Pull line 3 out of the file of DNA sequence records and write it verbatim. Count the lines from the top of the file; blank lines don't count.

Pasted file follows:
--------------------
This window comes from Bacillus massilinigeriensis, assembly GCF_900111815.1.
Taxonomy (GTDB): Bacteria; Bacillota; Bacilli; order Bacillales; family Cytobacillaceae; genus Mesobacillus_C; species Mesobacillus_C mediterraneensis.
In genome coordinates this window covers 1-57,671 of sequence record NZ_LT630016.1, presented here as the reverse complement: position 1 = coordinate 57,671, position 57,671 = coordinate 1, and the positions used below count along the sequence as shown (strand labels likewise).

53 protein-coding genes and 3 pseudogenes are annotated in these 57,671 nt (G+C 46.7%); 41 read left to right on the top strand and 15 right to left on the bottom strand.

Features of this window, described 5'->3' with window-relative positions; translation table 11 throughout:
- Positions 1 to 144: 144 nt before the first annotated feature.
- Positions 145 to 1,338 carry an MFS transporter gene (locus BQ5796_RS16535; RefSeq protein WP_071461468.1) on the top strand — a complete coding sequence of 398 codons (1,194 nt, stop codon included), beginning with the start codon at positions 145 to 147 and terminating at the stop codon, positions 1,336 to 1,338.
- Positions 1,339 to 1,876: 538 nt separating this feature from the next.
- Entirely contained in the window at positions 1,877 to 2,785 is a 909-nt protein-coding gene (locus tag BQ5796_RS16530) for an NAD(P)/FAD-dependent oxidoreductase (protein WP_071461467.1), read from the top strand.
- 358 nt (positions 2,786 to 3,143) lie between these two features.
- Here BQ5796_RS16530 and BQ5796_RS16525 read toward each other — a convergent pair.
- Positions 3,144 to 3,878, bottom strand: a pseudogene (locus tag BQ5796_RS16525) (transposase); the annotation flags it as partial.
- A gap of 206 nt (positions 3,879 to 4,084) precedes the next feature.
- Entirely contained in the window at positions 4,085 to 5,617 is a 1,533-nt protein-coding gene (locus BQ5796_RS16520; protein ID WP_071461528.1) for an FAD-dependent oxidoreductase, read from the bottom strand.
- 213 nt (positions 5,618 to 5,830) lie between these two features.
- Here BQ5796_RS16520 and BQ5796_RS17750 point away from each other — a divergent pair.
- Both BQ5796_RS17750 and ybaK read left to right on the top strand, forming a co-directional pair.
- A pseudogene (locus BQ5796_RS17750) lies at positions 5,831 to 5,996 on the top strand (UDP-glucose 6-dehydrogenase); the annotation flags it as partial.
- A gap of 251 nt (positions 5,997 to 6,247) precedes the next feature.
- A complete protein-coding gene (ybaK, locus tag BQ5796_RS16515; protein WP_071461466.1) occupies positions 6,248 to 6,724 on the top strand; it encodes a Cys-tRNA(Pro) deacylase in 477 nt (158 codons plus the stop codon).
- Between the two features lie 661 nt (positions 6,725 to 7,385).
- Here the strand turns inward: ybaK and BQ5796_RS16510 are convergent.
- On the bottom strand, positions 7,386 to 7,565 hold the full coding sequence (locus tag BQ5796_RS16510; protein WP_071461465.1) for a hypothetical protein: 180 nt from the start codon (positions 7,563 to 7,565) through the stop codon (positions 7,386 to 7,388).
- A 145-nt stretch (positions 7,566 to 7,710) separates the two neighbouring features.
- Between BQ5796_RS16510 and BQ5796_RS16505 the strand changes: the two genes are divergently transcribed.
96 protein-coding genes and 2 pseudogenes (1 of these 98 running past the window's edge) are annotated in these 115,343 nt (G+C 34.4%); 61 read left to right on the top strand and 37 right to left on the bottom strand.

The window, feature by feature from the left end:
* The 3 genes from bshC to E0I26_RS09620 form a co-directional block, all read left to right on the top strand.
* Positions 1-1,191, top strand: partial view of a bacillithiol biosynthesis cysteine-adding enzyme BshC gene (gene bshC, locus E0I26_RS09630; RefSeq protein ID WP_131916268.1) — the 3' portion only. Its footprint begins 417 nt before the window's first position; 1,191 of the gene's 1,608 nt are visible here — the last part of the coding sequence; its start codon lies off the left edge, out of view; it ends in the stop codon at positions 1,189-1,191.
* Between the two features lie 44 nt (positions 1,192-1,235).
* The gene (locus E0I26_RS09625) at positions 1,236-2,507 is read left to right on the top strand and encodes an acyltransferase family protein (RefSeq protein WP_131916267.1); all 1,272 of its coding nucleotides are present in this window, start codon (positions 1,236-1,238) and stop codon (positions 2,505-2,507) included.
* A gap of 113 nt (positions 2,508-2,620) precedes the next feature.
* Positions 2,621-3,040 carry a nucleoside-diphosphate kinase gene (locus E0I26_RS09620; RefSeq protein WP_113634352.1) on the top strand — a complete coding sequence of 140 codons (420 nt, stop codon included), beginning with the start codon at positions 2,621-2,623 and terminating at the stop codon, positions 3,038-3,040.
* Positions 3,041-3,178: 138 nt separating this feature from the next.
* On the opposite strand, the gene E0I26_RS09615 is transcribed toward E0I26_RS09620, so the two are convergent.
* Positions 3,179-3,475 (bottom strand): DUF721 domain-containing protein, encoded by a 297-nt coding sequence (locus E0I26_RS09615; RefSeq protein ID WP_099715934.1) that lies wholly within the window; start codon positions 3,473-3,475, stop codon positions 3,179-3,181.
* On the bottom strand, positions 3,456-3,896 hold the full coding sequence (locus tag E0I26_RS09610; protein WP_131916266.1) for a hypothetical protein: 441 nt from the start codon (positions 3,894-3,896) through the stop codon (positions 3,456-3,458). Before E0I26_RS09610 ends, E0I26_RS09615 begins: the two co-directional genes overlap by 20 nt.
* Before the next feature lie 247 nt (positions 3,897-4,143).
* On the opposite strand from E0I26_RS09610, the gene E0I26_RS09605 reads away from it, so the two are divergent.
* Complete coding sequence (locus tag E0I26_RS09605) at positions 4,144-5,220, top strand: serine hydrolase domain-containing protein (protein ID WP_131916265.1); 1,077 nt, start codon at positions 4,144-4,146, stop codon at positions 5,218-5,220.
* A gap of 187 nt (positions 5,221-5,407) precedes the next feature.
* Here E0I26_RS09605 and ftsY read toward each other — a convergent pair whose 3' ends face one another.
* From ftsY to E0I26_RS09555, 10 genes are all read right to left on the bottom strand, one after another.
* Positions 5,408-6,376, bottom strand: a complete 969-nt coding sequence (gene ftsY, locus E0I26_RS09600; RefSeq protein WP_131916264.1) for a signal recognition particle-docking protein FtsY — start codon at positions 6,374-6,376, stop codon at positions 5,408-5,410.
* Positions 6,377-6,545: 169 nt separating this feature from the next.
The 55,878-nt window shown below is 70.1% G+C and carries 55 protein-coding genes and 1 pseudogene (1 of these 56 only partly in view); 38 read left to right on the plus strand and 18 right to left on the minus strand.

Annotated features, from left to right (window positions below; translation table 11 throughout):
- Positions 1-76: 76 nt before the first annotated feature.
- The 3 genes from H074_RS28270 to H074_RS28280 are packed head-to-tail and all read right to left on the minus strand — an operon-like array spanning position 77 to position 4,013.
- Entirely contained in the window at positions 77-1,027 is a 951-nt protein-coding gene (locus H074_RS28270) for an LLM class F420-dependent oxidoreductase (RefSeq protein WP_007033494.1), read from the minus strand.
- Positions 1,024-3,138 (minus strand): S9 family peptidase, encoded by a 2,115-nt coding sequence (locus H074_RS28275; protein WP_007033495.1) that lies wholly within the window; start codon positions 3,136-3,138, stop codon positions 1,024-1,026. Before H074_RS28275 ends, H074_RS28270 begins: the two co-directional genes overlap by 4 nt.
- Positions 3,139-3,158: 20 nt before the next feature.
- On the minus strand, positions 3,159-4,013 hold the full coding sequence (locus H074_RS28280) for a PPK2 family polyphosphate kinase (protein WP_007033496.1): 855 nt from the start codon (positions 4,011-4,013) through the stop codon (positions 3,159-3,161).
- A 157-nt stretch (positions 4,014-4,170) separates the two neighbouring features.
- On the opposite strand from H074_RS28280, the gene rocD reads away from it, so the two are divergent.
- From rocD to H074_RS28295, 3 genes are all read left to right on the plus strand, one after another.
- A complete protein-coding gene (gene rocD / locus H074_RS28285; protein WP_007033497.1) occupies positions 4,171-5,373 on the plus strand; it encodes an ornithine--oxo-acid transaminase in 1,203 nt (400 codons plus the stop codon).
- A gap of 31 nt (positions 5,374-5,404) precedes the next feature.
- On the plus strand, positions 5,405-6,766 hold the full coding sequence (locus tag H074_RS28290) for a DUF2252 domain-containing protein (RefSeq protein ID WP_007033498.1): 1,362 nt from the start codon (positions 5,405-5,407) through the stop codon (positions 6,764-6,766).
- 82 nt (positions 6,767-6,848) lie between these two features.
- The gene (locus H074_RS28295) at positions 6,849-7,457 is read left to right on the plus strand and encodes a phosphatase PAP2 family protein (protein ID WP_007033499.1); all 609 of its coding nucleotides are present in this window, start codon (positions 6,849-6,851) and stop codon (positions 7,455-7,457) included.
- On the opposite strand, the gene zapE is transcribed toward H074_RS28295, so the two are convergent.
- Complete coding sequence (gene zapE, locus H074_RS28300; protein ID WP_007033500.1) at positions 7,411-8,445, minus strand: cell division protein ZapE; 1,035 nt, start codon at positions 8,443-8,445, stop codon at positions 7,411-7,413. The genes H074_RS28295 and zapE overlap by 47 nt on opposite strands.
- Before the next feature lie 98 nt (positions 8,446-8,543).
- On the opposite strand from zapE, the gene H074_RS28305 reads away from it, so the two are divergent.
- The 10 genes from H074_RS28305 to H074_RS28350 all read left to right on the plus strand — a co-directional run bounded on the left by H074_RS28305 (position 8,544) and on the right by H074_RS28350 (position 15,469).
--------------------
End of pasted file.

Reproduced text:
In genome coordinates this window covers 1-57,671 of sequence record NZ_LT630016.1, presented here as the reverse complement: position 1 = coordinate 57,671, position 57,671 = coordinate 1, and the positions used below count along the sequence as shown (strand labels likewise).